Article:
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Conjugating the verb to be in the present tense


The inflection of verbs for person, number, tense, and mood. Also called a verbal paradigm.

The term conjugation is "relevant to the grammar of Old English, in which there were seven conjugations of strong verbs, but not to Modern English, although irregular verbs can be divided into a number of pattern groups" (Oxford Companion to the English Language, 1992).

See also:

From the Latin, "join together"

Examples and Observations:

  • "Conjugation means breaking a verb down into its different forms to show person, number, tense, and voice. . . .

    "All verbs have three basic forms, which are called their principal parts. From these basic forms, you can make up the tense of any verb. The first principal part is the verb itself. This is the part with which you are most familiar: form, change, discuss. The second principal part is the past tense form. The third principal part is the past participle."
    (Karen Schneiter Williams, Basic English Review, 9th ed. Southwestern, 2010)

  • "Frankly (and sadly) most of us learned basic conjugation in foreign-language class. We learned to conjugate verbs in Spanish, French, or Latin. Unfortunately, many people did not learn basic conjugation in English class. Some did not learn correct conjugation. . . .

    "When you conjugate a verb, you have to cover all three aspects of finiteness: time (that's tense), people (that's person, as in first person, second person, and third person), and quantity (that's number, either singular or plural."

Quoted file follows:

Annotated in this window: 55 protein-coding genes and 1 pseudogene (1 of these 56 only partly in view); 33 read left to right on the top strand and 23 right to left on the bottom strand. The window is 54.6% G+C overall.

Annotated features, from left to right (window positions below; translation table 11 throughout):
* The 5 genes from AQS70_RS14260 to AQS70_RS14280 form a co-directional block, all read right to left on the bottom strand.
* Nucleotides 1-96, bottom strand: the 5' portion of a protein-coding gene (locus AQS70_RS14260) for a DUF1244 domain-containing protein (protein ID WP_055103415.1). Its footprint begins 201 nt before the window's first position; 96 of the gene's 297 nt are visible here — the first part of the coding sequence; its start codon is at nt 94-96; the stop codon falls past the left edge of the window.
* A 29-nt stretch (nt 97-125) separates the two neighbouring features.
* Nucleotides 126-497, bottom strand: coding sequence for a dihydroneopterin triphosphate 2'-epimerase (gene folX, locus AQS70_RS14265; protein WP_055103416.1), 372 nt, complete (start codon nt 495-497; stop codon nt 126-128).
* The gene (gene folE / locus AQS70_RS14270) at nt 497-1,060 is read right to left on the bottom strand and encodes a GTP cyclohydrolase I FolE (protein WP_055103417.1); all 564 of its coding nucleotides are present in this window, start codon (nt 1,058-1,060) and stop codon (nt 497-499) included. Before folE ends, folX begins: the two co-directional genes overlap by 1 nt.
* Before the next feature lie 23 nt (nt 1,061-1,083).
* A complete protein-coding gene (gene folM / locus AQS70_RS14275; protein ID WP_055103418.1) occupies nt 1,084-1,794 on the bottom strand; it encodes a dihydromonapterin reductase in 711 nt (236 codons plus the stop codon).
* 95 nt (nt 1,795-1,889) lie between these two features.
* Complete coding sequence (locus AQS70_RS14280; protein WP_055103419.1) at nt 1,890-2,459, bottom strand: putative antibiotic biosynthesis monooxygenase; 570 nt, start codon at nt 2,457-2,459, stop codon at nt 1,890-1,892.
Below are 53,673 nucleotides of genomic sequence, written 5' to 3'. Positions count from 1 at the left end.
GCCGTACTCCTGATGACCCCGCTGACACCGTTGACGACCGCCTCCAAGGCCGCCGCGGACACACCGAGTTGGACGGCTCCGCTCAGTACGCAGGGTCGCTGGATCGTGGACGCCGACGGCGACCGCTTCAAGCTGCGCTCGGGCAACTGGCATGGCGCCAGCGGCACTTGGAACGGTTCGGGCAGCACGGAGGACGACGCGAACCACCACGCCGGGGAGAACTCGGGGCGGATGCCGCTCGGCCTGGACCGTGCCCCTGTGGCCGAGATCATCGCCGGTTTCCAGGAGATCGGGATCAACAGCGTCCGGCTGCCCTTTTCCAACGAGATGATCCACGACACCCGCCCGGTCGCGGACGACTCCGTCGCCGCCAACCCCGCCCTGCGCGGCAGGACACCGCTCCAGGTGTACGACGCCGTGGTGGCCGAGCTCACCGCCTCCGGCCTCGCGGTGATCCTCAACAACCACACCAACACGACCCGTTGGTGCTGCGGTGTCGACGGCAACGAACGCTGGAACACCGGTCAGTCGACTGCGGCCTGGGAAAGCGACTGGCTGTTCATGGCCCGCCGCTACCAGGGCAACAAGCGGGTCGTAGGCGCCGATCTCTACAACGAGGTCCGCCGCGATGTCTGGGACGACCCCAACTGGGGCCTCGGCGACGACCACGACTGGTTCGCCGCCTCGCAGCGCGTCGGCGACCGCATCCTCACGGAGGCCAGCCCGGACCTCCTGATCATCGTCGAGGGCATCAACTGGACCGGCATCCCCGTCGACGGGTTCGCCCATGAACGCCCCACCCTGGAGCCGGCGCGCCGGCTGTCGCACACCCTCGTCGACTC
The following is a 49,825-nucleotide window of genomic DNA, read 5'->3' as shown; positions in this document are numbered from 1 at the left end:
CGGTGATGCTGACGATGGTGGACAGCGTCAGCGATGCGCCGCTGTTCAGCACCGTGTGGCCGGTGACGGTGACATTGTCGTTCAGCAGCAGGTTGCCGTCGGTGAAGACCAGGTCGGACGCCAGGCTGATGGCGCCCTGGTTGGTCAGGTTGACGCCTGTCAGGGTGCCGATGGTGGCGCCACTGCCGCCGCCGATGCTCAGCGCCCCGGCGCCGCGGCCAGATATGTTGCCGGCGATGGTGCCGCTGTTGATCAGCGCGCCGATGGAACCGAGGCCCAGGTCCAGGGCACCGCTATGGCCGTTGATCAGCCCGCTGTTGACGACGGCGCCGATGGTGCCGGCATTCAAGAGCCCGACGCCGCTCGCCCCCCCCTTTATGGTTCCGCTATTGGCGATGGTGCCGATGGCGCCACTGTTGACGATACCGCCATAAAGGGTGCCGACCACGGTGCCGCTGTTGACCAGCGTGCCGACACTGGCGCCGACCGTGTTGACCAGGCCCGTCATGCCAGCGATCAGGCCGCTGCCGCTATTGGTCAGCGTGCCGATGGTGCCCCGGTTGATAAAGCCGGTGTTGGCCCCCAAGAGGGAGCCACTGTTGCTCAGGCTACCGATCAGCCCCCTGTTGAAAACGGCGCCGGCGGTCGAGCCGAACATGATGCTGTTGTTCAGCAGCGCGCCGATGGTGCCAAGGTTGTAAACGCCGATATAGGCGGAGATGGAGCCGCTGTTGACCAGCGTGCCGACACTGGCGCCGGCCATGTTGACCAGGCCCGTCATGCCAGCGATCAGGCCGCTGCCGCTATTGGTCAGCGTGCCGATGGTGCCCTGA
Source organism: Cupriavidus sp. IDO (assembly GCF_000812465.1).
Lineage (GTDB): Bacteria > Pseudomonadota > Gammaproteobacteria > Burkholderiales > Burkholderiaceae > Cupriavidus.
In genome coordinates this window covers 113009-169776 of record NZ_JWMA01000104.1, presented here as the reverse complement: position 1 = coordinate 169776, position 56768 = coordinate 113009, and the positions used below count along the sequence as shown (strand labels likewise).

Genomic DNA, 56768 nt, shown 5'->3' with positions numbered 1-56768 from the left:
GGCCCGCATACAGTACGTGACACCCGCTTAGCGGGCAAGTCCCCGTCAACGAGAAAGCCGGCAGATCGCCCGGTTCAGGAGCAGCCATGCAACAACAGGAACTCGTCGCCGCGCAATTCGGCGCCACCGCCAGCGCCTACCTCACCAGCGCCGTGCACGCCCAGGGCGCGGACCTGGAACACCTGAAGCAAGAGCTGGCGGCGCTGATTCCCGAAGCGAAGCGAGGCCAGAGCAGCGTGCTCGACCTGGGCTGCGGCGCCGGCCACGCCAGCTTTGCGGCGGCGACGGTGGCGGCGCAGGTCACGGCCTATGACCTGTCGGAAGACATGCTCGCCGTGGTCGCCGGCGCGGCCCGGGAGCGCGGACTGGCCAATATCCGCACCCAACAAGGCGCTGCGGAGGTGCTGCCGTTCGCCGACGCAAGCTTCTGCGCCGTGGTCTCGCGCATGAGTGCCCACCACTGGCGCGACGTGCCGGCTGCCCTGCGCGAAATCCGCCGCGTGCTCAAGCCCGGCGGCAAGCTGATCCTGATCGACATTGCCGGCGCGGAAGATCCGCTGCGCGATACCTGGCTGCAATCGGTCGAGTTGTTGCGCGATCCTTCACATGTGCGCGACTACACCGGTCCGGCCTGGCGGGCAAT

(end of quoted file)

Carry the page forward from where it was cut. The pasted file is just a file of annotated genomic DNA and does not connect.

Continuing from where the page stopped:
(C. Edward Good, A Grammar Book for You and I--Oops, Me! Capital Books, 2002)

  • Verbal Paradigms: See and Talk
    "Let us consider . . . the verbal paradigm in English to see how a paradigm works. A verb in English has several forms. The verb see has the forms 'see,' 'sees,' 'seeing,' 'saw,' and '(have) seen.' We take the lexical item itself to be see, which we pronounce 'see.' Some of the forms of see are entirely predictable, some are not. When a form is predictable from the morphological paradigm, we say that it is regular; when a form is not predictable, it is irregular. So the form 'seen' is not predictable as the past participle (She has never seen Paris like this), nor is the form 'saw' as the past tense.

    "On the other hand, a verb like talk is completely regular: 'talk,' 'talks,' 'talking,' 'talked,' and '(have) talked.' We want to capture the fact that 'saw' and 'talked' are both past tense forms, even though one is irregular and the other one is regular."
    (Peter W. Culicover, Natural Language Syntax. Oxford University Press, 2009)

  • The Lighter Side of Conjugations
    - "Rupinder continued to dominate the class, but she didn't seem to be learning anything. On a quiz at the end of the week she tried to conjugate the verb wake. Wake, she wrote. Past tense: woke. Past participle: wank. I didn't have the heart to tell her she was wrong."
    (Glenn Dixon, Pilgrim in the Palace of Words: A Journey Through the 6,000 Languages of Earth. Dundurn Group, 2009)


    "I cut class, you cut class, he, she, it cuts class. We cut class, they cut class. We all cut class. I cannot say this in Spanish because I did not go to Spanish today. Gracias a dios. Hasta luego."
    (Laurie Halse Anderson, Speak. Farrar Straus Giroux, 1999)
Pronunciation: kon-je-GA-shen
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